BAGUIO CITY – Mayor Mauricio G. Domogan ordered the newly created Camp 7 batching plant task force to work double time in the required joint inspection of the cement batching plant in barangay Camp 7 to find out its violations to the city’s zoning ordinance and Environment Code which can warrant its eventual closure ending the predicaments of the residents living within its vicinity.
The local chief executive also adhered to the recommendation of city building official Engr. Nazita Bañez to use the violations of the batching plant to cancel the Environmental Compliance Certificate (ECC) issued by the Cordillera office of the Environmental Management Bureau (EMB-CAR) which is allegedly being used by the operator as a legal justification for its continuous operation.
“We believe the local government has sufficient legal bases to close the operation of the Camp 7 batching plant because of our existing zoning ordinance that declared the area as residential area and the city’s Environment Code which provides the guidelines operating environmentally critical projects,” Domogan stressed.
He disclosed the legal victory against the Camp 7 batching plant with the recent ruling of the Court of Appeals (CA) that upheld the constitutionality of the city’s anti-batching plant ordinance that prohibits cement batching plants within the territorial jurisdiction of the city.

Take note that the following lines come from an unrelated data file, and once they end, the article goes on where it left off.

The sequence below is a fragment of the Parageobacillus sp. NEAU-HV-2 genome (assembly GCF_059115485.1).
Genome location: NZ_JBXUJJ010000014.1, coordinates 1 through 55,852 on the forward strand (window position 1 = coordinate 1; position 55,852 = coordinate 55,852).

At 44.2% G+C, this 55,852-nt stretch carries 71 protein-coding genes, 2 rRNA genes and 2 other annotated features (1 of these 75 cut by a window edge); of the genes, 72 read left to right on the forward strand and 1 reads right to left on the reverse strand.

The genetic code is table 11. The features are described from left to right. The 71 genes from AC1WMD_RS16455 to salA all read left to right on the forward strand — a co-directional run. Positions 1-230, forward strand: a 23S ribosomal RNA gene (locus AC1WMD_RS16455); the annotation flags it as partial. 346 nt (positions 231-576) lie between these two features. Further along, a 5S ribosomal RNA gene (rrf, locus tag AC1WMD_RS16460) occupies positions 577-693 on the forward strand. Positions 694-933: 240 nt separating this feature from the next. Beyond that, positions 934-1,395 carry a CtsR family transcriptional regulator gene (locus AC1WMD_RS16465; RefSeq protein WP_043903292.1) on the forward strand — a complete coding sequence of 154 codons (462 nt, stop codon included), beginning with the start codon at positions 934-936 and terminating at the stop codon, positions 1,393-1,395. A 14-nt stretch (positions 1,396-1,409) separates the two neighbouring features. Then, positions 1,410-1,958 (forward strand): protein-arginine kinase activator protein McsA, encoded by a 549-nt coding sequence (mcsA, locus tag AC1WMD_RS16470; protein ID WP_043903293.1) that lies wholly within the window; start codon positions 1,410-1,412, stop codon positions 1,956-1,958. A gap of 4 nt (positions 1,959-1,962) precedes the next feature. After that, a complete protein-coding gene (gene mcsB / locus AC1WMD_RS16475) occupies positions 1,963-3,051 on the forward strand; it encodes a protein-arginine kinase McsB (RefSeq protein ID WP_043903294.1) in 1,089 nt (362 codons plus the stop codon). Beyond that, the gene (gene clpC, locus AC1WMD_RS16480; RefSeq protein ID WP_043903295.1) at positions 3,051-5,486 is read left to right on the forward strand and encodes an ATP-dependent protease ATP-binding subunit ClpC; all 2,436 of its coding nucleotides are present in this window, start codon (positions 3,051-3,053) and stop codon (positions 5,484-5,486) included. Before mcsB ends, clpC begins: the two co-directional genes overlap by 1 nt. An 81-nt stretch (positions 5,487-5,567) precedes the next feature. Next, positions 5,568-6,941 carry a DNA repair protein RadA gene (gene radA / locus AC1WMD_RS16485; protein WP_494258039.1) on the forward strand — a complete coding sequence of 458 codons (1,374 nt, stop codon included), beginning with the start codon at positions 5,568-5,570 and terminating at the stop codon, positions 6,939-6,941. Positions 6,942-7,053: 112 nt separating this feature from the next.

According to him, task force, composed of representatives of the City Environment and Parks Management Office (CEPMO), City Building and Architecture Office (CBAO), City Health Official and City Legal Office, must jointly inspection the site and issue recommendations as his basis in closing the batching plant.
Earlier, the City Council enacted ordinance No. 43, series of 2007 that prohibits batching plants around the city because of its serious negative effect to the state of the environment and the health of the people living within the vicinity of the batching plants.
Domogan urged Engr. William Tan, owner of the Camp 7 batching plant, to comply with his previous commitment to transfer the plant outside the city within a one-year period even prior to the filing of the case before the Regional Trial Court (RTC) Branch 5 that declared the anti-batching ordinance as unconstitutional which the city local appealed to the CA.
He argued now that the CA reversed the local ruling on the said case that dragged on for several years, the Tan better transfer the batching plant immediately as the local government will use all its available powers to close the batching plant the soonest to put an end to the long standing health and environment problems being complained by concerned residents in the area.
He claimed the batching plant within a residential area is prohibited under the city’s zoning ordinance, especially that the facility is an environmentally critical one, thus, the need for the operator to re-think his position on the matter.
By Dexter A. See